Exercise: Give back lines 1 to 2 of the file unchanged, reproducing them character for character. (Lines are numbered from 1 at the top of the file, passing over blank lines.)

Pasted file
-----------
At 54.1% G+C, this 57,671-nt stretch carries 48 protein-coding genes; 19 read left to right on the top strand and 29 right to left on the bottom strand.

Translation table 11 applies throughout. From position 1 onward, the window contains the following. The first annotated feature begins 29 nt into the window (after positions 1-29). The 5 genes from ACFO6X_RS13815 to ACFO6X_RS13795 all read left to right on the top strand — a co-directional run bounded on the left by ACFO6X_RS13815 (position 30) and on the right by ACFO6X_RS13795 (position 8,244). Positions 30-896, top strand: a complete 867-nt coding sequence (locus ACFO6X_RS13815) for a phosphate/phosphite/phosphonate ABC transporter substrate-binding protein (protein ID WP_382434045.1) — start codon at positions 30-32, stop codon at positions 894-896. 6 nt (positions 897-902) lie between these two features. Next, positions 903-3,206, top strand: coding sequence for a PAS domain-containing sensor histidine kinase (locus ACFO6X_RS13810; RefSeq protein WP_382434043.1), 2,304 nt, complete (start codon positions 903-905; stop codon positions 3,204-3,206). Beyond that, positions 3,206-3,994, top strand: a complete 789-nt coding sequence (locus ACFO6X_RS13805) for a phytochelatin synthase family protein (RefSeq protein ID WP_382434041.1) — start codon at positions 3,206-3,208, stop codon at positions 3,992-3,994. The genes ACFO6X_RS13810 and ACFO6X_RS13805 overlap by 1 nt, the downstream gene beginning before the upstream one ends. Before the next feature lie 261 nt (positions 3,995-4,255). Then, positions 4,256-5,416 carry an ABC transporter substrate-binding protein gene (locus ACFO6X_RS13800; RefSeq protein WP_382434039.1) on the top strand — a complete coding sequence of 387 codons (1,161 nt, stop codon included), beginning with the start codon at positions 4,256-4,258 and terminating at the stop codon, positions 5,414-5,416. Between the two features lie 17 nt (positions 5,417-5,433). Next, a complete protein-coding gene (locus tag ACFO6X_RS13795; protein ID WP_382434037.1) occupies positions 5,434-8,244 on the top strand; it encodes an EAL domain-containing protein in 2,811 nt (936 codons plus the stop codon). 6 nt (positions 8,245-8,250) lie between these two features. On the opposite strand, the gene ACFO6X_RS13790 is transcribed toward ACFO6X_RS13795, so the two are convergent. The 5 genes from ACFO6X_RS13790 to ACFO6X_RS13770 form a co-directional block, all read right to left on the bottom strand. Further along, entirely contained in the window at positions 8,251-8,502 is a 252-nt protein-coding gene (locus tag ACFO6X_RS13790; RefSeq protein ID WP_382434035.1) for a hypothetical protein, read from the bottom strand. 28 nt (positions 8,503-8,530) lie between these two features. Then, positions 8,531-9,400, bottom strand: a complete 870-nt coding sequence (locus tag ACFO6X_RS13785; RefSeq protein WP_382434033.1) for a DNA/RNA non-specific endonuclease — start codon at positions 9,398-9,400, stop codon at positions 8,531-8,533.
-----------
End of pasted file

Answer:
At 54.1% G+C, this 57,671-nt stretch carries 48 protein-coding genes; 19 read left to right on the top strand and 29 right to left on the bottom strand.

Translation table 11 applies throughout. From position 1 onward, the window contains the following. The first annotated feature begins 29 nt into the window (after positions 1-29). The 5 genes from ACFO6X_RS13815 to ACFO6X_RS13795 all read left to right on the top strand — a co-directional run bounded on the left by ACFO6X_RS13815 (position 30) and on the right by ACFO6X_RS13795 (position 8,244). Positions 30-896, top strand: a complete 867-nt coding sequence (locus ACFO6X_RS13815) for a phosphate/phosphite/phosphonate ABC transporter substrate-binding protein (protein ID WP_382434045.1) — start codon at positions 30-32, stop codon at positions 894-896. 6 nt (positions 897-902) lie between these two features. Next, positions 903-3,206, top strand: coding sequence for a PAS domain-containing sensor histidine kinase (locus ACFO6X_RS13810; RefSeq protein WP_382434043.1), 2,304 nt, complete (start codon positions 903-905; stop codon positions 3,204-3,206). Beyond that, positions 3,206-3,994, top strand: a complete 789-nt coding sequence (locus ACFO6X_RS13805) for a phytochelatin synthase family protein (RefSeq protein ID WP_382434041.1) — start codon at positions 3,206-3,208, stop codon at positions 3,992-3,994. The genes ACFO6X_RS13810 and ACFO6X_RS13805 overlap by 1 nt, the downstream gene beginning before the upstream one ends. Before the next feature lie 261 nt (positions 3,995-4,255). Then, positions 4,256-5,416 carry an ABC transporter substrate-binding protein gene (locus ACFO6X_RS13800; RefSeq protein WP_382434039.1) on the top strand — a complete coding sequence of 387 codons (1,161 nt, stop codon included), beginning with the start codon at positions 4,256-4,258 and terminating at the stop codon, positions 5,414-5,416. Between the two features lie 17 nt (positions 5,417-5,433). Next, a complete protein-coding gene (locus tag ACFO6X_RS13795; protein ID WP_382434037.1) occupies positions 5,434-8,244 on the top strand; it encodes an EAL domain-containing protein in 2,811 nt (936 codons plus the stop codon). 6 nt (positions 8,245-8,250) lie between these two features. On the opposite strand, the gene ACFO6X_RS13790 is transcribed toward ACFO6X_RS13795, so the two are convergent. The 5 genes from ACFO6X_RS13790 to ACFO6X_RS13770 form a co-directional block, all read right to left on the bottom strand. Further along, entirely contained in the window at positions 8,251-8,502 is a 252-nt protein-coding gene (locus tag ACFO6X_RS13790; RefSeq protein ID WP_382434035.1) for a hypothetical protein, read from the bottom strand. 28 nt (positions 8,503-8,530) lie between these two features. Then, positions 8,531-9,400, bottom strand: a complete 870-nt coding sequence (locus tag ACFO6X_RS13785; RefSeq protein WP_382434033.1) for a DNA/RNA non-specific endonuclease — start codon at positions 9,398-9,400, stop codon at positions 8,531-8,533.